Tales From The Road – Get Off The Bus


The bus is parked in the parking lot behind the venue. The band has a TV interview to do half a block away and we have minutes to get there. I am walking 2 guys from the band over – the guitarist and the singer. The guitarist is ready to go, as he always is. This interview is a pretty big deal. The show tonight isn’t selling very well and this is a chance to remind thousands of people that the band is in town. The singer is in the back of the bus and doesn’t feel like taking the walk over. I am almost thirty years old and I am a fucking glorified babysitter.

It’s not that I can’t get him to do it, it is that I am tired of having to force him to do things that benefit his career and do very little for mine. I will get another job after this tour, he may be out of the business in 6 months if he keeps this up. Usually I approach him with a level head, play off his ego and get the results I am looking for, this time I didn’t have it in me. I headed to the back of the bus and already heard him start in with his million reasons why he was just not up for it. I threw down a sheet the promoter had just handed me and I let him have it, “You have sold 243 tickets, this place holds 1,500. Your second CD has sold less than half what the first one sold. You keep this shit up and you can kiss that major label deal goodbye. You can act like a diva when you go platinum again, until then you are just another one hit wonder who will spend the rest of your life regretting the way you have acted for the last 6 months.”

He looked up at me and had tears in his eyes. He knew it was unraveling quickly and, for the first time, he showed he he cared. He got his stuff together and we were heading to the TV studio in minutes. He didn’t say a word on the walk over and showed no signs of anything being wrong during the interview. After the live interview was done we loaded into the station van and headed a few blocks over to do some recorded interviews that they would run during the music news segments the following week. Things could not have gone smoother. I thought I may have been remembering things a little differently than how they happened but, thanks to YouTube, I just watched them again and I was right. There we were, all smiles as they showed us walking into the restaurant they were doing the interview in.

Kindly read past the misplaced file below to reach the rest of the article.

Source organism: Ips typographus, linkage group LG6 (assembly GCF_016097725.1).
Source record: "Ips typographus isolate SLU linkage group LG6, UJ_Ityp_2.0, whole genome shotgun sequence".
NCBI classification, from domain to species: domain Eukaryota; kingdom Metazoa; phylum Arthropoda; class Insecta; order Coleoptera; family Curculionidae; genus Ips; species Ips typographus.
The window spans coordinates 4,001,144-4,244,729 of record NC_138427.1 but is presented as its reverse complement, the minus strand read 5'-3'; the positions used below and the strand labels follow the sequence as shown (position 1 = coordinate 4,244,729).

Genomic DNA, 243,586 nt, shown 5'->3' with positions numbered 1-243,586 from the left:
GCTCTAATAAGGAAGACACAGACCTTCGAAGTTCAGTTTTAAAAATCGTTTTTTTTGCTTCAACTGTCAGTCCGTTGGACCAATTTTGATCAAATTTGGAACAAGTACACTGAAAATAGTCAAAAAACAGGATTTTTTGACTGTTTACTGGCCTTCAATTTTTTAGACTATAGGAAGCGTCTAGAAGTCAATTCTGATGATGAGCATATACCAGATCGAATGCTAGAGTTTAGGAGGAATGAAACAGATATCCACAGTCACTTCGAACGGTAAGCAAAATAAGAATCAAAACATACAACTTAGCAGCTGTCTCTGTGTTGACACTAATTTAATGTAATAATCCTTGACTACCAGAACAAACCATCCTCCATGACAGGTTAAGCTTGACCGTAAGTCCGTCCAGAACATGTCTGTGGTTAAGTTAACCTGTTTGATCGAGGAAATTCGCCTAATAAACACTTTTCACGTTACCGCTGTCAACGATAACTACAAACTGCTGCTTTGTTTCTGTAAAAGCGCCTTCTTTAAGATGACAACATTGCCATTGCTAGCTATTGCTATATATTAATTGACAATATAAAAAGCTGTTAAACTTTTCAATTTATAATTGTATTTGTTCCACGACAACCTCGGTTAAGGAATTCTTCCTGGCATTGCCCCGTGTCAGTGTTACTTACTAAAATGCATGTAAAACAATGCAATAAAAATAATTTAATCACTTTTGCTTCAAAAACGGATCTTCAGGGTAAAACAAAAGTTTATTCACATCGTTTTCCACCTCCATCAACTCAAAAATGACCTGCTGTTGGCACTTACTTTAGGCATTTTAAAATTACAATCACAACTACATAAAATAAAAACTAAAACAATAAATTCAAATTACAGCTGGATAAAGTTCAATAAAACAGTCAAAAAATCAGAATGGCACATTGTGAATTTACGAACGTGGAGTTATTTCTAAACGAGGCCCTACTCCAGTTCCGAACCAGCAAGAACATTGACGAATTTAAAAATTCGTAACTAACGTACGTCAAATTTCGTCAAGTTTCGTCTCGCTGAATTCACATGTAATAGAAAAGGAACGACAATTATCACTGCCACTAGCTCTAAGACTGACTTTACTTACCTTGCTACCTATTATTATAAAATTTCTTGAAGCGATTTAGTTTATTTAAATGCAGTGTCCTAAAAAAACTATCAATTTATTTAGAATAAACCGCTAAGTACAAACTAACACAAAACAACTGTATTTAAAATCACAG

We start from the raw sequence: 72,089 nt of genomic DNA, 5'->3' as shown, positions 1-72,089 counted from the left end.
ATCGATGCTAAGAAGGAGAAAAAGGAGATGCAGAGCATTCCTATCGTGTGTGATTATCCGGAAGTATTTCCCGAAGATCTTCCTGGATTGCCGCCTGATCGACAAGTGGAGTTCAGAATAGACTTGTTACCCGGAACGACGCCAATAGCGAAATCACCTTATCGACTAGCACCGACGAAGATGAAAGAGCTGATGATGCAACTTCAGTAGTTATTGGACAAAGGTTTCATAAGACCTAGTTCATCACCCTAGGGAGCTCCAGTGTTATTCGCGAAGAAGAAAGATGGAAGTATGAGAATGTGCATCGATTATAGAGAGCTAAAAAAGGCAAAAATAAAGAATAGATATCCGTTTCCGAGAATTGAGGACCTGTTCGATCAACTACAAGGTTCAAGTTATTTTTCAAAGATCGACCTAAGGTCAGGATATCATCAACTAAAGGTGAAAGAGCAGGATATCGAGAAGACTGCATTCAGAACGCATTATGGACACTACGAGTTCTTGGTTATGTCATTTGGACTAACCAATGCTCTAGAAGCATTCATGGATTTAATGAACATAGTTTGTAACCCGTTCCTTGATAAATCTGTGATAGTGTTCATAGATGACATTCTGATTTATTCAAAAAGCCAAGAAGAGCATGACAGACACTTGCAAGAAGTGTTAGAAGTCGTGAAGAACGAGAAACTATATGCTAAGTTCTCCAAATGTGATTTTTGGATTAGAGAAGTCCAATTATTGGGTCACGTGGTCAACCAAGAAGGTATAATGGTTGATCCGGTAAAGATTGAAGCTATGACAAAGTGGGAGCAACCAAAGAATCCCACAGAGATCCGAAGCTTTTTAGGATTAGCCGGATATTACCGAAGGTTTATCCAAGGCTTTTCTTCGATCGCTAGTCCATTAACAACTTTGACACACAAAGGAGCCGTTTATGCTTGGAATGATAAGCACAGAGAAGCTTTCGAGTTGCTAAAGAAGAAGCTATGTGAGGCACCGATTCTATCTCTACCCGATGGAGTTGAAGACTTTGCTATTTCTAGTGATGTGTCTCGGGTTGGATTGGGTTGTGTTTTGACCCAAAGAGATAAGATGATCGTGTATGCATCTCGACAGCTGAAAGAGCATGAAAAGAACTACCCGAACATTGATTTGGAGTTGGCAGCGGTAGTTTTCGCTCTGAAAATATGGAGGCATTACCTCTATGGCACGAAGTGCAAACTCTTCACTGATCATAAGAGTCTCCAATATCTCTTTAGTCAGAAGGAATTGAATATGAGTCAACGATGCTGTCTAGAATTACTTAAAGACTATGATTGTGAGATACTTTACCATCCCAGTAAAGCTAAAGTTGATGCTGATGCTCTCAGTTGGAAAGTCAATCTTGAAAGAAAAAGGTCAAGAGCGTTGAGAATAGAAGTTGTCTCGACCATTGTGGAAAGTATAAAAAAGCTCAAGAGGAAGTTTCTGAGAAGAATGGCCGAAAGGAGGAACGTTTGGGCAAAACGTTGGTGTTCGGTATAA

The next five weeks went just as well, he was putting the effort into his own career. It wasn’t until 4 or 5 years later when we met up again that he told me that little talk changed him. He said it was the first time someone was honest with him. Unfortunately things turned out as I had predicted. They were dropped after the second release and were now slugging it out in the clubs trying to climb back up. I stood in my old position, stage left, for the show that night. As the band headed back out for the encore he told the crowd the story of what happened on the bus that day and thanked me for waking him up.

He walked off the stage that night, went straight into the bus and broke down sobbing. Seeing me brought it all back and he talked about the regret he carried for the last few years, how being lazy had cost him his dream. He never got that major deal again but he is still out there, a decade later, working his ass off to keep the portion of the dream he stills has left alive.

road dog